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It's been 14 years since Gary Lee Sampson carjacked and killed two Massachusetts men, 12 years since a jury condemned him to die and almost four years since a federal judge overturned his death sentence.
Sampson's sentencing retrial had been scheduled to begin next week but has been delayed indefinitely as prosecutors decide whether to appeal the judge's refusal to recuse himself from the case. Judge Mark Wolf, who presided over Sampson's first trial, has refused to step down.
Prosecutors cited Wolf's professional relationship with an inmates' rights advocate, James Gilligan, who may testify for the defense during Sampson's retrial. Wolf moderated a film society panel that included Gilligan last year. Before the panel discussion, Wolf hosted Gilligan for supper at his rental home on Martha's Vineyard.
Wolf said he didn't realize then that Gilligan had filed an expert affidavit in 2010 as part of Sampson's petition for a new trial. After Wolf learned in June that Sampson's lawyers decided to retain Gilligan as a potential expert witness at the retrial, he asked both sides if they saw a need for him to step down.
Prosecutors argued that a reasonable person could question Wolf's impartiality and therefore he should recuse himself. Sampson's lawyers said there was no reason for Wolf to step down.
Wolf has given prosecutors until Oct. 13 to let him know whether they plan to appeal his decision to the 1st U.S. Circuit Court of Appeals. He said he can't set a new date for Sampson's trial until the issue is resolved.
Sampson, a drifter who grew up in Abington, pleaded guilty to federal charges in the 2001 carjacking and killing of Jonathan Rizzo, a 19-year-old college student from Kingston, and Philip McCloskey, a 69-year-old retiree from Taunton. He said he forced both men to drive to secluded spots, assured them he only wanted to steal their cars, then stabbed them repeatedly and slit their throats.
Separately, Sampson pleaded guilty in state court in New Hampshire in the killing of Robert Whitney, 58, and received a life sentence.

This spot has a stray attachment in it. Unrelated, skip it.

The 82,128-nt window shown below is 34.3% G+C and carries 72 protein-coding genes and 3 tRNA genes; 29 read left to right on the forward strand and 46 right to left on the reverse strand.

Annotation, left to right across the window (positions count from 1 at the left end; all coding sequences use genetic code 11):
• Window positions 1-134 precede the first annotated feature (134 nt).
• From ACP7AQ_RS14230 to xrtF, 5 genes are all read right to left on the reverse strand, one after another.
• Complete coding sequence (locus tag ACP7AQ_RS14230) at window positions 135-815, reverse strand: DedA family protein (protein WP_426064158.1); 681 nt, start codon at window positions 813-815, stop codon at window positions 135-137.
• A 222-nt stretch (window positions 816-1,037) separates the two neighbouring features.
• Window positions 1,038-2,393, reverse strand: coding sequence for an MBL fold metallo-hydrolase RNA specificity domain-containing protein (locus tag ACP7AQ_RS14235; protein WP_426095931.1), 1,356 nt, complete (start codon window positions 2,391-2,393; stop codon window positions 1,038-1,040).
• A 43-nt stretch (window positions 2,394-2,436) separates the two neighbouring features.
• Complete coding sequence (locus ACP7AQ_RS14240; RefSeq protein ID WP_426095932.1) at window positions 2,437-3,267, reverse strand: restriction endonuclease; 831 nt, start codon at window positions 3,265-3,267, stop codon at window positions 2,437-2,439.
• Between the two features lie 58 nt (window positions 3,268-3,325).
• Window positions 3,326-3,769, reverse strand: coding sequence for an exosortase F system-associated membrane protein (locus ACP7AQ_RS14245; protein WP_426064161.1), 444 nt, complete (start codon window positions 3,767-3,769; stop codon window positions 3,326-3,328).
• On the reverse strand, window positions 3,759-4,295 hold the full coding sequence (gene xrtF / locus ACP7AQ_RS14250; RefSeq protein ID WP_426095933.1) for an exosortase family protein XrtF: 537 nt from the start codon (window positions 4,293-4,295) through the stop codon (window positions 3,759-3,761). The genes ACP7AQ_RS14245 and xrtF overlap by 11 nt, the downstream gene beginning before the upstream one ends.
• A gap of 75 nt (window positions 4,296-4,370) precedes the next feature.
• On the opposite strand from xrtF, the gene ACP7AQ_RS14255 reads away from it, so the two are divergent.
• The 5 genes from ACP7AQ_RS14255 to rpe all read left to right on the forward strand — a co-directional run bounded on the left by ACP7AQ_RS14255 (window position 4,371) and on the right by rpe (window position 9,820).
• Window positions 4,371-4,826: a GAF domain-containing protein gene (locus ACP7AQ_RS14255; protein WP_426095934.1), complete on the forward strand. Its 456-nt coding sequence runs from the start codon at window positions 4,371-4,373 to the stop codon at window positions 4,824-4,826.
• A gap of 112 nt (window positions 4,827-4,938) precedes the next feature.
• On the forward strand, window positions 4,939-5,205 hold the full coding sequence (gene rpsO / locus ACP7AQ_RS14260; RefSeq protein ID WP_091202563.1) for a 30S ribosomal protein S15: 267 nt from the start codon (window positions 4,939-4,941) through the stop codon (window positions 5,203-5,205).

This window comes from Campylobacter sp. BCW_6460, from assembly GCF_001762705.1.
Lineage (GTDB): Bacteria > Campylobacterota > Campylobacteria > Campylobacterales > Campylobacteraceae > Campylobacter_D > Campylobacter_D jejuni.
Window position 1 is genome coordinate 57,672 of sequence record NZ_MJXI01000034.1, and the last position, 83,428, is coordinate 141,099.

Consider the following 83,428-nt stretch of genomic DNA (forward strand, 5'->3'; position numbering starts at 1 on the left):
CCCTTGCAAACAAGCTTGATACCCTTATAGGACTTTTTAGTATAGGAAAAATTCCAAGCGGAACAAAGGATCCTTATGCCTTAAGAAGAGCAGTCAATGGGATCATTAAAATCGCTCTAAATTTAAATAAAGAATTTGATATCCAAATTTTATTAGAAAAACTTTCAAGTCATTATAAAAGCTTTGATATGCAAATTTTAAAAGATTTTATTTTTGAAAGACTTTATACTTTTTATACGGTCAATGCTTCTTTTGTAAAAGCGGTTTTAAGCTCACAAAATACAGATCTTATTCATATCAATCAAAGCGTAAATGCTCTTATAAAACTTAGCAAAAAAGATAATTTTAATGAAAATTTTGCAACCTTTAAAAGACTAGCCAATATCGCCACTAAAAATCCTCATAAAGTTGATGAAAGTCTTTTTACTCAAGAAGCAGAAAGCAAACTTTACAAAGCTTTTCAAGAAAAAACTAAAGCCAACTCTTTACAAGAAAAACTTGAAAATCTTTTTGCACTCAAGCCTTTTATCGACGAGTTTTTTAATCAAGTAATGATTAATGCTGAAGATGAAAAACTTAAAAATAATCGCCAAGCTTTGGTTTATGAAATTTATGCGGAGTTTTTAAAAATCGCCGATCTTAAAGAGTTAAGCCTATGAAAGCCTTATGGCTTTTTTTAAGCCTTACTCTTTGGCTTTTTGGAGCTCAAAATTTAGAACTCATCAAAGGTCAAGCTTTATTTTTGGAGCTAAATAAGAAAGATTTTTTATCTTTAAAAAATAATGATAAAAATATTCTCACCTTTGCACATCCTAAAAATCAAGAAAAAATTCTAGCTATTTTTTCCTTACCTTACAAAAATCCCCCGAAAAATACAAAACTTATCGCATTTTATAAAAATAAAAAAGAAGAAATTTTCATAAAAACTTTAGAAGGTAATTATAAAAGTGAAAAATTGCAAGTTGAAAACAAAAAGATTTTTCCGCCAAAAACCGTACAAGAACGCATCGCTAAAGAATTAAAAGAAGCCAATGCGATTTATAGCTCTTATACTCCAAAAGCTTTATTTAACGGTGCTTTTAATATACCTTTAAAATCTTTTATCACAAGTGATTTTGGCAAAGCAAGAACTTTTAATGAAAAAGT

He was the first person sentenced to death in Massachusetts under the federal death penalty law. This year, Boston Marathon bomber Dzhokhar Tsarnaev was also sentenced to death. Massachusetts abolished its state death penalty in 1984.
In his written decision, Wolf implied that prosecutors may be trying to pick a judge they believe may be more sympathetic to their death penalty case against Sampson. He noted that a relative of one of Sampson's victims has publicly criticized him, particularly after he overturned the death sentence in 2011 based on misconduct by one of the jurors at his trial.
Wolf didn't identify the man, but Rizzo's father, Michael Rizzo, has been openly critical of Wolf, particularly his decision to vacate the death sentence.
"It's clear it's been on his agenda for six years ... to do everything he could to ensure this is overturned and did not happen on his watch," Rizzo said after Wolf's ruling.
Rizzo said he is disappointed that Wolf has decided not to recuse himself from the case.
"He comes to the conclusion that a regular person wouldn't be questioning his impartiality, and I find that impossible to believe," Rizzo said.
A spokeswoman for U.S. Attorney Carmen Ortiz declined to comment on whether prosecutors will appeal.
Christopher Dearborn, a law professor at Suffolk University, said he thinks it's unlikely the appeals court would order Wolf to step down.
"Just because you interact with somebody one time in a social setting or a professional engagement doesn't in and of itself make you partial," Dearborn said. "I think that's really stretching common sense. It happens all the time."
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